Forensic Accountants Need to Innovate

Innovation has played a pivotal role in shaping the field of forensic accounting throughout history, revolutionizing the way financial investigations are conducted and uncovering fraudulent activities. Not too long ago, the field of forensic accounting was a foreign concept to many. Most historical research and publications were focused on showcasing the extent of existing fraud and convincing organizations the importance of implementing anti-fraud and detection efforts and the significant cost savings forensic accountants provided.

However, swift technological advancements and investment by organizations have provided forensic accountants with powerful tools and techniques to analyze complex financial data, detect irregularities, and deliver more accurate results. Looking ahead, forensic accountants must continuously be searching for innovation to further transform the forensic accounting role. The ongoing development of advanced data analytics, machine learning algorithms, and blockchain technology will enable forensic accountants to tackle emerging challenges in an increasingly complex digital landscape. These innovations will bolster the ability to detect and prevent fraud but will require forensic accountants to adapt to a fast-changing environment.


Fraud detection and investigative data analytics are just the beginning of innovation for AI and machine learning tools for legal and regulatory consultants. It is important to not be afraid of these developments that seemingly take away work from us, but rather embrace them, learn how to use them, and grow with them. By taking away the repetitive, manual, lower-skilled work, these tools free up analysts to focus on the more important project tasks at hand that might require deeper analysis or critical thinking. As investigative data analysts, it is our job to keep up with the times, understand new technologies, and figure out how to use them to our advantage. Amazon founder, Jeff Bezos, once said, “what’s more dangerous is not to evolve” and this rings true especially in this new era of AI and automation. Let’s use it to our advantage.

The growth of AI and advanced technology is one of the most pivotal times in the fraud landscape. Fraud and money laundering continue to be prevalent in even the largest of organizations and will continue to be as prevalent as fraudsters constantly develop new methods and leverage the same tools organizations can use to improve their fraud prevention. However, with proper application of these emerging technologies for both fraud prevention and internal investigations, organizations can significantly improve the efficiency and effectiveness of their anti-fraud response to match an ever-changing landscape.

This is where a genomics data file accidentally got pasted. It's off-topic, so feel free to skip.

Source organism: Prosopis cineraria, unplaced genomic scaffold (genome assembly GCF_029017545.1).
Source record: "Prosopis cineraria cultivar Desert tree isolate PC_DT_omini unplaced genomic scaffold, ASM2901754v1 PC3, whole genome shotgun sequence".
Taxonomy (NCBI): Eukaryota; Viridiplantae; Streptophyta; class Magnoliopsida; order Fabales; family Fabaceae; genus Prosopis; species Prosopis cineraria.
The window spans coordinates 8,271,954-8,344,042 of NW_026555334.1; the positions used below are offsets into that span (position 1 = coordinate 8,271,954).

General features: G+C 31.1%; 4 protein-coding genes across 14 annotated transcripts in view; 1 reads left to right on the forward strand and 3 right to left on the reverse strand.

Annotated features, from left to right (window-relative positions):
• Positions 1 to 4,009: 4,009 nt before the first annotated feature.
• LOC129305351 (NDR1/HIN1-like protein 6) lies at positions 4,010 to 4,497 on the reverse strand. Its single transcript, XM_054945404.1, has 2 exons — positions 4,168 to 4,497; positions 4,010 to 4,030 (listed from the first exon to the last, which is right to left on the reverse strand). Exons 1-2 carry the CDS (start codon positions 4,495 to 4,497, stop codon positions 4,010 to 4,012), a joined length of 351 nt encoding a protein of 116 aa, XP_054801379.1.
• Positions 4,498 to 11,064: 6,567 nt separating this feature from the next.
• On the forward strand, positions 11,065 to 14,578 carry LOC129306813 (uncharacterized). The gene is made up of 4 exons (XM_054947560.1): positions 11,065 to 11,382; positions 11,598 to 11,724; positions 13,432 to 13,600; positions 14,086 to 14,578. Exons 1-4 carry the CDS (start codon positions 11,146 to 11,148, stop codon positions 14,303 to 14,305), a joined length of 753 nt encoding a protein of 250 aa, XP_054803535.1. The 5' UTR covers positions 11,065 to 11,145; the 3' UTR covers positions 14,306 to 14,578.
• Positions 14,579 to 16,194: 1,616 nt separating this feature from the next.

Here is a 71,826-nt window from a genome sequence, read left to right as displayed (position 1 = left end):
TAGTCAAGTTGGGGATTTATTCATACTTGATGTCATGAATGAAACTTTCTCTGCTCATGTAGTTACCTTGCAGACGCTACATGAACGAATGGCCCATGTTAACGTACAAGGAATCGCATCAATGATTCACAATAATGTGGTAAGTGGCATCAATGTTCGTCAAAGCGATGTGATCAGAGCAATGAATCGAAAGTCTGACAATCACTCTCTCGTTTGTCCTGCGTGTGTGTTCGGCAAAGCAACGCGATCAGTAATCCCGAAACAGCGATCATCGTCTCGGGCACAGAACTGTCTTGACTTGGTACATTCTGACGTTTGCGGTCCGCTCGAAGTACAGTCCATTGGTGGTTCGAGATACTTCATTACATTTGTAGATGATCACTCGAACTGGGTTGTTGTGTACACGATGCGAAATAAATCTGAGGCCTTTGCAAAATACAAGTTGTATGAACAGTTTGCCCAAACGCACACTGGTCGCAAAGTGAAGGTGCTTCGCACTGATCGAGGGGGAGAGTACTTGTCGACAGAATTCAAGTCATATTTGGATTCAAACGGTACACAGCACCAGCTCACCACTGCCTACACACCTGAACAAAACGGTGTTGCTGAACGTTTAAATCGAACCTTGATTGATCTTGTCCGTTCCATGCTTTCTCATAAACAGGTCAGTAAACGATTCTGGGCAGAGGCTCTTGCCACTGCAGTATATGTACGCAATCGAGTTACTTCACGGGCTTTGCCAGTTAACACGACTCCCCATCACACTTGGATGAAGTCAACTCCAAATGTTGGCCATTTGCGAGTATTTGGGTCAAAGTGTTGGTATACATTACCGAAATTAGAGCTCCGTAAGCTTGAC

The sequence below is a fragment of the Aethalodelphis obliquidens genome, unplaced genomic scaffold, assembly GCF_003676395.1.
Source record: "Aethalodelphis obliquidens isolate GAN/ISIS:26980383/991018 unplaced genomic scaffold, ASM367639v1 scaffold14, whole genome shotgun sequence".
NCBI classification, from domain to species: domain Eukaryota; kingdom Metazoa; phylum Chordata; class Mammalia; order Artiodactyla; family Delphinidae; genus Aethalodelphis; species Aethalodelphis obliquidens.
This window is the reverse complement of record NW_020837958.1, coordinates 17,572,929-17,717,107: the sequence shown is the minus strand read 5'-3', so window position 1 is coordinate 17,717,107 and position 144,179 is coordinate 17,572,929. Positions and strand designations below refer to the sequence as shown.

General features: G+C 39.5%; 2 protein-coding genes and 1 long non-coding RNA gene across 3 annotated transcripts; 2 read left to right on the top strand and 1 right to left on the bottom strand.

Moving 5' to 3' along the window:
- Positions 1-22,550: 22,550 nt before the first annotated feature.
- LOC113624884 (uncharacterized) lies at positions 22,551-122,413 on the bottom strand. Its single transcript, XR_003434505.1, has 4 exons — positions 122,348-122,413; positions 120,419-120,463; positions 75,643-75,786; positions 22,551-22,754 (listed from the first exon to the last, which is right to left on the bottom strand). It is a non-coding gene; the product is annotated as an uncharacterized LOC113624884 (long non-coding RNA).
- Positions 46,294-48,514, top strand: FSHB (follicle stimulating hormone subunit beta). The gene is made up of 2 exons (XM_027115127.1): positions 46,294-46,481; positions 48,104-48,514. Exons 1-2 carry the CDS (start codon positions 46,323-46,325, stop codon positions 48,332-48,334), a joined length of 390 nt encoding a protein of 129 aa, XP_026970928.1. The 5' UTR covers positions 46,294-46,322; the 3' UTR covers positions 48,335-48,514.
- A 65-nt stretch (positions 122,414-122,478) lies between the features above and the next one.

We would like to thank Ken Feinstein, Matthew Cordell, Jonathan Chan, and F. Dean Driskell III for providing insights and expertise that greatly assisted this research.

Ken Feinstein is a Managing Director in the Digital Investigations and Discovery Service Line within the Global Investigations Practice at J.S. Held. He specializes in investigative data analytics and provides investigations, regulatory risk and litigation support solutions spanning multiple sectors, including retail and consumer products, life sciences, technology, financial services, industrial products, and government agencies. His clients include law firms and Fortune 500 legal and compliance teams for whom he delivers large scale, complex investigations, regulatory response matters, proactive anti-fraud efforts, and compliance programs. He is a member of the American Institute of Certified Public Accountants and the Association of Certified Fraud Examiners.

Ken can be reached at [email protected] or +1 917 277 7868.

Matthew Cordell is a Director in the Digital Investigations and Discovery Service Line within the Global Investigations Practice at J.S. Held. He helps analyze structured and unstructured data along with other forensic accounting and investigative methods to help clients achieve their goals in reducing fraud and regulatory risk. His work includes data modeling and analysis, database management, programming, and implementing finance software spanning multiple industries, including financial services, technology, industrials, life sciences, and retail. His clients include law firms and Fortune 500 multinational companies. He is a member of the American Institute of Certified Public Accountants and the Association of Certified Fraud Examiners.